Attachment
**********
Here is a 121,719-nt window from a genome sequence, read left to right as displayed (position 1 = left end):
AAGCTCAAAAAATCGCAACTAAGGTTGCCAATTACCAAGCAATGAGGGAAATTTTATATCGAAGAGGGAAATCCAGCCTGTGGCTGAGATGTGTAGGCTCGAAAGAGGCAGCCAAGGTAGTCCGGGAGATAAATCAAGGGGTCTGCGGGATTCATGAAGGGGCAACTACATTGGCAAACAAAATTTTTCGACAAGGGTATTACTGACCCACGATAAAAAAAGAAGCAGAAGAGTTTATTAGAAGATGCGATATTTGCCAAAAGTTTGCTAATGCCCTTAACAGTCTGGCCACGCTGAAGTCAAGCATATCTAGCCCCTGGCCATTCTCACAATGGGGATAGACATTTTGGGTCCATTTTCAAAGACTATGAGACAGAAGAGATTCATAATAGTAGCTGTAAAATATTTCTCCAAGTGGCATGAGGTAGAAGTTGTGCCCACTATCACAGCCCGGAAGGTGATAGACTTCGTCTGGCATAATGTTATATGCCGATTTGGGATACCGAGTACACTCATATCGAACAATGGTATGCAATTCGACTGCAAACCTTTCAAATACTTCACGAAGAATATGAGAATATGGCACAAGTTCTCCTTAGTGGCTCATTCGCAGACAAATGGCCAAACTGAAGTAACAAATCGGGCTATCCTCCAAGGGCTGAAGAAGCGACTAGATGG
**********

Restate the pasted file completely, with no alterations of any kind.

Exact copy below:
Here is a 121,719-nt window from a genome sequence, read left to right as displayed (position 1 = left end):
AAGCTCAAAAAATCGCAACTAAGGTTGCCAATTACCAAGCAATGAGGGAAATTTTATATCGAAGAGGGAAATCCAGCCTGTGGCTGAGATGTGTAGGCTCGAAAGAGGCAGCCAAGGTAGTCCGGGAGATAAATCAAGGGGTCTGCGGGATTCATGAAGGGGCAACTACATTGGCAAACAAAATTTTTCGACAAGGGTATTACTGACCCACGATAAAAAAAGAAGCAGAAGAGTTTATTAGAAGATGCGATATTTGCCAAAAGTTTGCTAATGCCCTTAACAGTCTGGCCACGCTGAAGTCAAGCATATCTAGCCCCTGGCCATTCTCACAATGGGGATAGACATTTTGGGTCCATTTTCAAAGACTATGAGACAGAAGAGATTCATAATAGTAGCTGTAAAATATTTCTCCAAGTGGCATGAGGTAGAAGTTGTGCCCACTATCACAGCCCGGAAGGTGATAGACTTCGTCTGGCATAATGTTATATGCCGATTTGGGATACCGAGTACACTCATATCGAACAATGGTATGCAATTCGACTGCAAACCTTTCAAATACTTCACGAAGAATATGAGAATATGGCACAAGTTCTCCTTAGTGGCTCATTCGCAGACAAATGGCCAAACTGAAGTAACAAATCGGGCTATCCTCCAAGGGCTGAAGAAGCGACTAGATGG